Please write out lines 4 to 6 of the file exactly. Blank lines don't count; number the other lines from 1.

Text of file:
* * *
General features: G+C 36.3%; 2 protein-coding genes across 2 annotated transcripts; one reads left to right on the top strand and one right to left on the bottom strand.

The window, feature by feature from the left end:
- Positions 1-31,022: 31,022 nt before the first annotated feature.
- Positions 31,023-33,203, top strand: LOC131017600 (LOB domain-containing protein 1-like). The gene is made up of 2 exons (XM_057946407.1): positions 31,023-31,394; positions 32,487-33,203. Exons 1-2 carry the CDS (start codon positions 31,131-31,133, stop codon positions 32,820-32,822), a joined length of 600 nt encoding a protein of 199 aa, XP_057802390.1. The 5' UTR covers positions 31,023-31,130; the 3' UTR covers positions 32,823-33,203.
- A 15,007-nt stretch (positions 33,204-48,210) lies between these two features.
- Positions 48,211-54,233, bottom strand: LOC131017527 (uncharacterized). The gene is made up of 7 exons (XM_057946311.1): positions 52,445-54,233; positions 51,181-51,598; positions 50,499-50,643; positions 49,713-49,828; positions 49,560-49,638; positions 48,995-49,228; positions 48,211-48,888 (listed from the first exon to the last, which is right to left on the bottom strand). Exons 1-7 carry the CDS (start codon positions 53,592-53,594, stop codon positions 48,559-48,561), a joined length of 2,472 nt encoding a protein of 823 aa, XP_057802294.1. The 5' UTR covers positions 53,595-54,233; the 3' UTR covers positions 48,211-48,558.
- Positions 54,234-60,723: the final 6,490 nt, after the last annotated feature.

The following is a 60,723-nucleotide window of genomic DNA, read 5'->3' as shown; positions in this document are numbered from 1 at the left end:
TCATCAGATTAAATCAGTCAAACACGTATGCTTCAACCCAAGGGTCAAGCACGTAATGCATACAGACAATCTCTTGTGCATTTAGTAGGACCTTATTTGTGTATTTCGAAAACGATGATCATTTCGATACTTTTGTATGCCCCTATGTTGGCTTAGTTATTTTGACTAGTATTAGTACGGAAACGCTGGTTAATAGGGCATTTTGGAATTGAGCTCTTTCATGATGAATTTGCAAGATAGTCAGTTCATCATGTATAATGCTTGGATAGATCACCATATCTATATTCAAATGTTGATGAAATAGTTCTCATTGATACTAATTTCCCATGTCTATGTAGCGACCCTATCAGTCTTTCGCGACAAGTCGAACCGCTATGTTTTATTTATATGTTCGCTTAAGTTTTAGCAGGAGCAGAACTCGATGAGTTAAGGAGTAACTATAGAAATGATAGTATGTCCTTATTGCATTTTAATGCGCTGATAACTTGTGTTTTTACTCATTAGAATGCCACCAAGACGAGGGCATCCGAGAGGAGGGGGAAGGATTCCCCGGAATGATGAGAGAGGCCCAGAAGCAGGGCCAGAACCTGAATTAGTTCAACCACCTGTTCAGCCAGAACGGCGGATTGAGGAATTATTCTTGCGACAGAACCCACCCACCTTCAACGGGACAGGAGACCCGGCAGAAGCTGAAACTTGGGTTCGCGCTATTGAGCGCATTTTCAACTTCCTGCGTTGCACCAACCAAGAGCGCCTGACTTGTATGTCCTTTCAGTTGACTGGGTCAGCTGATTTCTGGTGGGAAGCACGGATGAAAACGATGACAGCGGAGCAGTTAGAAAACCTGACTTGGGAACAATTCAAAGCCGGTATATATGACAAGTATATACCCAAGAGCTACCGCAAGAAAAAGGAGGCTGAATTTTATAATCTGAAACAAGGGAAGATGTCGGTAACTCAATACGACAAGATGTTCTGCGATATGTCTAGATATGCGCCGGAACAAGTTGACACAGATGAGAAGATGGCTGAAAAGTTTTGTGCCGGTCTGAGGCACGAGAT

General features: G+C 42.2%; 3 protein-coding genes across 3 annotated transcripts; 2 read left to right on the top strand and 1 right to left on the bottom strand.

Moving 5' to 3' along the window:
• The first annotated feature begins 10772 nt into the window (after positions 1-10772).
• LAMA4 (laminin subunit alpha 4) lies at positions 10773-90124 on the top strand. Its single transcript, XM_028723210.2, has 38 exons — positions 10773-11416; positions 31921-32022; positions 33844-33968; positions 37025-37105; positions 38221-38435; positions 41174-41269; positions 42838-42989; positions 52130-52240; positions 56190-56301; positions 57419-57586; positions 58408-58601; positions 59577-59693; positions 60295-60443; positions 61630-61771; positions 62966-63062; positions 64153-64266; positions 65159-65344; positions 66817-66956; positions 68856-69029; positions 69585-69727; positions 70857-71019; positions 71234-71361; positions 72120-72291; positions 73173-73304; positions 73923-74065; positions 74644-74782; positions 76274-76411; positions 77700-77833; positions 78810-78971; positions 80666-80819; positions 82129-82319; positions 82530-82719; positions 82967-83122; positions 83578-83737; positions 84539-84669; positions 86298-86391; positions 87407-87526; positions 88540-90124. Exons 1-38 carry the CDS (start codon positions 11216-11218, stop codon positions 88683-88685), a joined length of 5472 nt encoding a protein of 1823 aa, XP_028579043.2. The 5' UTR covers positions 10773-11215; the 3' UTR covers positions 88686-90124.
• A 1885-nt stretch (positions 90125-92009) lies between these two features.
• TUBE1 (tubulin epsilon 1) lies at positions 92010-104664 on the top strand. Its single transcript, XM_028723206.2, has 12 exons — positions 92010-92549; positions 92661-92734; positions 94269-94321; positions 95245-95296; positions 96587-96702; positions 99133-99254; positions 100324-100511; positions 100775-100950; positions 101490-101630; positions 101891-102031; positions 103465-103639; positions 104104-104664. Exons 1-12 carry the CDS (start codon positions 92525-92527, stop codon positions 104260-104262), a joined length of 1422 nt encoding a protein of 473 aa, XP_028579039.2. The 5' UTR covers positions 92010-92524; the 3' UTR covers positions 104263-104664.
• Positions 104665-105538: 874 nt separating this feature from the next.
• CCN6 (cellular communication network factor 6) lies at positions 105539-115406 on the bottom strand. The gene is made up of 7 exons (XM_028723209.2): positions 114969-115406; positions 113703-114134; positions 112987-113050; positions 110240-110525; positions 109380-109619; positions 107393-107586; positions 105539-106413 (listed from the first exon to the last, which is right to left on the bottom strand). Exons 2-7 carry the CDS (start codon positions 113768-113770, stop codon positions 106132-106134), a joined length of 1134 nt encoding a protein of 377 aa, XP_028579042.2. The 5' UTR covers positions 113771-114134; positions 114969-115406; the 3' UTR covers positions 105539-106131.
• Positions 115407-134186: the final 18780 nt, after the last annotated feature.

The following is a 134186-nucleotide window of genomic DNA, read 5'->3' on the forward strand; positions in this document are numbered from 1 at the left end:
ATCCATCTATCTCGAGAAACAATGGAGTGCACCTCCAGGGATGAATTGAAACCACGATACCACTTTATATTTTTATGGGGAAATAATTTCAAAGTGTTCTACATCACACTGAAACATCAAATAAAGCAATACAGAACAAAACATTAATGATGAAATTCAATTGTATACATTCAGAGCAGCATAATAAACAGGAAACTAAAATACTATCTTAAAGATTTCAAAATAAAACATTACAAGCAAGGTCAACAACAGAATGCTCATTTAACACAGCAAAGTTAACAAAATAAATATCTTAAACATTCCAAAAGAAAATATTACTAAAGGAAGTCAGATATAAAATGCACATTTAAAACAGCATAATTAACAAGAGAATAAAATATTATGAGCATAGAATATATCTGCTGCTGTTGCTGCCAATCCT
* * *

- Positions 31,023-33,203, top strand: LOC131017600 (LOB domain-containing protein 1-like). The gene is made up of 2 exons (XM_057946407.1): positions 31,023-31,394; positions 32,487-33,203. Exons 1-2 carry the CDS (start codon positions 31,131-31,133, stop codon positions 32,820-32,822), a joined length of 600 nt encoding a protein of 199 aa, XP_057802390.1. The 5' UTR covers positions 31,023-31,130; the 3' UTR covers positions 32,823-33,203.
- A 15,007-nt stretch (positions 33,204-48,210) lies between these two features.
- Positions 48,211-54,233, bottom strand: LOC131017527 (uncharacterized). The gene is made up of 7 exons (XM_057946311.1): positions 52,445-54,233; positions 51,181-51,598; positions 50,499-50,643; positions 49,713-49,828; positions 49,560-49,638; positions 48,995-49,228; positions 48,211-48,888 (listed from the first exon to the last, which is right to left on the bottom strand). Exons 1-7 carry the CDS (start codon positions 53,592-53,594, stop codon positions 48,559-48,561), a joined length of 2,472 nt encoding a protein of 823 aa, XP_057802294.1. The 5' UTR covers positions 53,595-54,233; the 3' UTR covers positions 48,211-48,558.